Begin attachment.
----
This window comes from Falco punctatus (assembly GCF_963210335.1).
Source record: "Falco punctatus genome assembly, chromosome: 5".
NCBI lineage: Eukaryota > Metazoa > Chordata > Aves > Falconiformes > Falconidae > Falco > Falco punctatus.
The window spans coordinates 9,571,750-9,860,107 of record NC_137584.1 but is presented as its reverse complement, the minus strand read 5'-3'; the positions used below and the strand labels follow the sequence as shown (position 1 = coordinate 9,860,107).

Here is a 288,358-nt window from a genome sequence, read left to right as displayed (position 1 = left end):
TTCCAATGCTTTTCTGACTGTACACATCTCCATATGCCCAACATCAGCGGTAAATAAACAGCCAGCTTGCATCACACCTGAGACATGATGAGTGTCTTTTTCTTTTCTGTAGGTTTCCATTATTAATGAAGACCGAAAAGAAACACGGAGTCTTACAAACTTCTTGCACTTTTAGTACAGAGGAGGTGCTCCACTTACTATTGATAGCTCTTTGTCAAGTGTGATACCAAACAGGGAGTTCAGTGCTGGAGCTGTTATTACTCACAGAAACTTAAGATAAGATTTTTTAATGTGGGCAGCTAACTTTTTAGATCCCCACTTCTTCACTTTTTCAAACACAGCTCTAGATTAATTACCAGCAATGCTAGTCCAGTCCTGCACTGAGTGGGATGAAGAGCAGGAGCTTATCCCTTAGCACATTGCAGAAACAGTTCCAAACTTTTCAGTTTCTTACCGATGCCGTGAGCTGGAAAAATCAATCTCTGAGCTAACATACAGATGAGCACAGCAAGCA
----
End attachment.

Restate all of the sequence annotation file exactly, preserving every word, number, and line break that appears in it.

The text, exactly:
This window comes from Falco punctatus (assembly GCF_963210335.1).
Source record: "Falco punctatus genome assembly, chromosome: 5".
NCBI lineage: Eukaryota > Metazoa > Chordata > Aves > Falconiformes > Falconidae > Falco > Falco punctatus.
The window spans coordinates 9,571,750-9,860,107 of record NC_137584.1 but is presented as its reverse complement, the minus strand read 5'-3'; the positions used below and the strand labels follow the sequence as shown (position 1 = coordinate 9,860,107).

Here is a 288,358-nt window from a genome sequence, read left to right as displayed (position 1 = left end):
TTCCAATGCTTTTCTGACTGTACACATCTCCATATGCCCAACATCAGCGGTAAATAAACAGCCAGCTTGCATCACACCTGAGACATGATGAGTGTCTTTTTCTTTTCTGTAGGTTTCCATTATTAATGAAGACCGAAAAGAAACACGGAGTCTTACAAACTTCTTGCACTTTTAGTACAGAGGAGGTGCTCCACTTACTATTGATAGCTCTTTGTCAAGTGTGATACCAAACAGGGAGTTCAGTGCTGGAGCTGTTATTACTCACAGAAACTTAAGATAAGATTTTTTAATGTGGGCAGCTAACTTTTTAGATCCCCACTTCTTCACTTTTTCAAACACAGCTCTAGATTAATTACCAGCAATGCTAGTCCAGTCCTGCACTGAGTGGGATGAAGAGCAGGAGCTTATCCCTTAGCACATTGCAGAAACAGTTCCAAACTTTTCAGTTTCTTACCGATGCCGTGAGCTGGAAAAATCAATCTCTGAGCTAACATACAGATGAGCACAGCAAGCA